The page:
The disparately criminalized racial minority community is projected to become the majority within many Americans’ lifetimes. Racial minorities currently constitute a third of the U.S. population, but are expected to make up over half by 2042. The anticipated shift in the majority populace is not merely a numbers game detailing statistical changes. In a country where racial minorities confront unequal criminal justice and lacking educational opportunities, this looming change has serious implications. The situation is so dire and important to the future of the country that it justifies, if not mandates, presidential executive action. This makes the aftermath of the 2012 presidential election extremely important for the American people who are coming to grips with the changing, or darkening, face of the nation.
When the minority racial population becomes the overall majority and if no changes are instituted, the then majority male population will be of color and criminalized. Criminalization of the present minority, but future majority, male population begins at a fundamental level in America. The prevalent imbalance in the nation’s educational system is a core contributor to the systematic ushering of young men into penal institutions. Instead of addressing the ineptitudes and prejudice that cause these deficiencies, policymakers prefer strict punitive policies and the statewide encouragement of private prisons, whose owners scour the performance ratings of school districts and the racial makeup of communities in deciding where to construct their next revenue-generating penitentiary.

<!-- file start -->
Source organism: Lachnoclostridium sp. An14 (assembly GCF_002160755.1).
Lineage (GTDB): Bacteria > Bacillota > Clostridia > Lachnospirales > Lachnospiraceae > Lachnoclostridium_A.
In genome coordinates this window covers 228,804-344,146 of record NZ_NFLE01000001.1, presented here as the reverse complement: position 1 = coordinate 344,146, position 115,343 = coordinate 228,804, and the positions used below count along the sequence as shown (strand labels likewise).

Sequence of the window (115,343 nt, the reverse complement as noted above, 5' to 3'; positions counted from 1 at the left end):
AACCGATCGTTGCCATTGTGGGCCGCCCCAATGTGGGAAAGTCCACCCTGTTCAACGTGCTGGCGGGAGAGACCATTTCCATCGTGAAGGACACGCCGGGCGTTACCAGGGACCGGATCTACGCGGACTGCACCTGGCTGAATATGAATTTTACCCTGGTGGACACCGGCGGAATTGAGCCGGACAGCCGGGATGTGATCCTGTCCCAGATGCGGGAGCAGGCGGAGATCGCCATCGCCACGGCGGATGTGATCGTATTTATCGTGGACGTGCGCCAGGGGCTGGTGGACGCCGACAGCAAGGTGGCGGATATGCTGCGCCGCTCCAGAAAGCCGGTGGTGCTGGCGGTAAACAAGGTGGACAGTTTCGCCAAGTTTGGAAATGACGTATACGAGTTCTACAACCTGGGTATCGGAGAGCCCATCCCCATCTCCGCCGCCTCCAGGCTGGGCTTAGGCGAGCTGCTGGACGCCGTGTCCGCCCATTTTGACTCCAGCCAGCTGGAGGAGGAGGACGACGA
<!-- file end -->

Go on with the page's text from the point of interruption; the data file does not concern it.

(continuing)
Perhaps the contentment with racial disparities in criminal justice is rooted in the fact that the current white majority does not think itself detrimentally affected by policies that mostly only affect the present minority racial population adversely. But will this same attitude of inaction and apparent acquiescence persist when the nation’s majority population is no longer white Americans? What will be the repercussions when the majority male population is of color if the criminalization and delegitimization, which detrimentally affect the future majority male population, continues? Further, what about the minority race of males within this majority population of color? As the majority of color will be primarily Hispanics, blacks will be part of this majority of color, but will be a minority within this majority color group. Given the pervasive and continued criminalization of black males, even as a part of the majority male populace, their legitimization as full citizens is at risk. Further, this population shift, without progress in equality norms, could essentially mean an alteration in the identity as well as the face of a nation.
This paper will explore all of these questions with a special focus on how recently re-elected President Barack Obama must make a constitutional difference for the survival of America, especially as its face changes color, if not also form and identity. It is critical that this future male majority population be saved, if we are to save America’s democratic form and identity.